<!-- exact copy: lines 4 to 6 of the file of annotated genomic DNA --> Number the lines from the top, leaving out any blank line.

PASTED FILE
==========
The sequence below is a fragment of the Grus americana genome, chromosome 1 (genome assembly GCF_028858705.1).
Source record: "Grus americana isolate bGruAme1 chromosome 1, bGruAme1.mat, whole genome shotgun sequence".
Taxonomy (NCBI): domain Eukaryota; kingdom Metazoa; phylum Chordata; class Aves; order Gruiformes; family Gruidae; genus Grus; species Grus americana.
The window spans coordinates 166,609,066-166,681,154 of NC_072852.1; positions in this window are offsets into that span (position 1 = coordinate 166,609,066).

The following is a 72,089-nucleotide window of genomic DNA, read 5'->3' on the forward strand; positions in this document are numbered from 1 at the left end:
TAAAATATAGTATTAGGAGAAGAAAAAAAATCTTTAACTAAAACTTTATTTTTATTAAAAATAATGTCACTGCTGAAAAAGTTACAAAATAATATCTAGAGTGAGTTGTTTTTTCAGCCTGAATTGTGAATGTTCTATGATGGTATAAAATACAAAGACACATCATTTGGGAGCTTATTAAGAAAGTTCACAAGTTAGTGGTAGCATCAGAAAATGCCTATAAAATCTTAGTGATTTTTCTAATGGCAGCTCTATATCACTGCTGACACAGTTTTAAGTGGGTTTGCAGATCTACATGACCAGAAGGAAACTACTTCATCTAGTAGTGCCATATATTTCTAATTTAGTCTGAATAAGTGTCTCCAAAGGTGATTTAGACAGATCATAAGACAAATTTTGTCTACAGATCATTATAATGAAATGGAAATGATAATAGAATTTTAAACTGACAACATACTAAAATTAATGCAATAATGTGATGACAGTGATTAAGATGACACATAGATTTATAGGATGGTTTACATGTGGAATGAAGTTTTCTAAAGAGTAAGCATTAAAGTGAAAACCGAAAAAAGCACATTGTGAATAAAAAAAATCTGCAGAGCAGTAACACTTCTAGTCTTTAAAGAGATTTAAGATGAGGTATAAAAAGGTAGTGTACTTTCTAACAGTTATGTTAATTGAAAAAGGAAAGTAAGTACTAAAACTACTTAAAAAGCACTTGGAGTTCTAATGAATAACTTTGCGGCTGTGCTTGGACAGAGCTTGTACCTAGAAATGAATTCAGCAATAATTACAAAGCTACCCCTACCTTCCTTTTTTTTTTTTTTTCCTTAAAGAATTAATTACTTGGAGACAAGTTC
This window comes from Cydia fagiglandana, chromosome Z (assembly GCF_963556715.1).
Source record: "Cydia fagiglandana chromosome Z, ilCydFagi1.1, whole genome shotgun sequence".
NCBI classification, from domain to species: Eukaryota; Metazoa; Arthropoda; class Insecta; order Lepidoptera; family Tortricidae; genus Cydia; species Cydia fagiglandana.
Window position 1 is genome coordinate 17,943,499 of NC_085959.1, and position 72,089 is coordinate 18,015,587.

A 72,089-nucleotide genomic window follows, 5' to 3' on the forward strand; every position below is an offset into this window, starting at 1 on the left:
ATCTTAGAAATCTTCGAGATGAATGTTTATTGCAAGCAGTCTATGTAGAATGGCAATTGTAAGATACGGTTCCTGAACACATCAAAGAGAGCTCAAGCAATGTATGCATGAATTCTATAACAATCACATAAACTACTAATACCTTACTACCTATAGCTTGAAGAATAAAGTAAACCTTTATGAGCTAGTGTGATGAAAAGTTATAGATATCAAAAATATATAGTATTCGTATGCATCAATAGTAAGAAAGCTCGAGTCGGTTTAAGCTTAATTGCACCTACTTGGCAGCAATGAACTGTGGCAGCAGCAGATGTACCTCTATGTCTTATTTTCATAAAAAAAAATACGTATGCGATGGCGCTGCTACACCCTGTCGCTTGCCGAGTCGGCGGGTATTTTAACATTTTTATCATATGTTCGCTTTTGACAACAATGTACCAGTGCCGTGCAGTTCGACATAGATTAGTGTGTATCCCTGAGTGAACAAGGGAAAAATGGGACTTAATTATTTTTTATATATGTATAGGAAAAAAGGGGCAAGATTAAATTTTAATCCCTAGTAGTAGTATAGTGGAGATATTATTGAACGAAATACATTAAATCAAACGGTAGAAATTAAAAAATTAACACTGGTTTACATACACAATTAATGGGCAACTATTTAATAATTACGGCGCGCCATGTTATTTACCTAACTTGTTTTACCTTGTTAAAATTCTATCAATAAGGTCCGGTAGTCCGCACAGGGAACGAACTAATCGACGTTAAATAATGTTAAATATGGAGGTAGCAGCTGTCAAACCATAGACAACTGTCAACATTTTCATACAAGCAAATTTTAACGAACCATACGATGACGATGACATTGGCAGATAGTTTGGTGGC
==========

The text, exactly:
The window spans coordinates 166,609,066-166,681,154 of NC_072852.1; positions in this window are offsets into that span (position 1 = coordinate 166,609,066).

The following is a 72,089-nucleotide window of genomic DNA, read 5'->3' on the forward strand; positions in this document are numbered from 1 at the left end:
TAAAATATAGTATTAGGAGAAGAAAAAAAATCTTTAACTAAAACTTTATTTTTATTAAAAATAATGTCACTGCTGAAAAAGTTACAAAATAATATCTAGAGTGAGTTGTTTTTTCAGCCTGAATTGTGAATGTTCTATGATGGTATAAAATACAAAGACACATCATTTGGGAGCTTATTAAGAAAGTTCACAAGTTAGTGGTAGCATCAGAAAATGCCTATAAAATCTTAGTGATTTTTCTAATGGCAGCTCTATATCACTGCTGACACAGTTTTAAGTGGGTTTGCAGATCTACATGACCAGAAGGAAACTACTTCATCTAGTAGTGCCATATATTTCTAATTTAGTCTGAATAAGTGTCTCCAAAGGTGATTTAGACAGATCATAAGACAAATTTTGTCTACAGATCATTATAATGAAATGGAAATGATAATAGAATTTTAAACTGACAACATACTAAAATTAATGCAATAATGTGATGACAGTGATTAAGATGACACATAGATTTATAGGATGGTTTACATGTGGAATGAAGTTTTCTAAAGAGTAAGCATTAAAGTGAAAACCGAAAAAAGCACATTGTGAATAAAAAAAATCTGCAGAGCAGTAACACTTCTAGTCTTTAAAGAGATTTAAGATGAGGTATAAAAAGGTAGTGTACTTTCTAACAGTTATGTTAATTGAAAAAGGAAAGTAAGTACTAAAACTACTTAAAAAGCACTTGGAGTTCTAATGAATAACTTTGCGGCTGTGCTTGGACAGAGCTTGTACCTAGAAATGAATTCAGCAATAATTACAAAGCTACCCCTACCTTCCTTTTTTTTTTTTTTTCCTTAAAGAATTAATTACTTGGAGACAAGTTC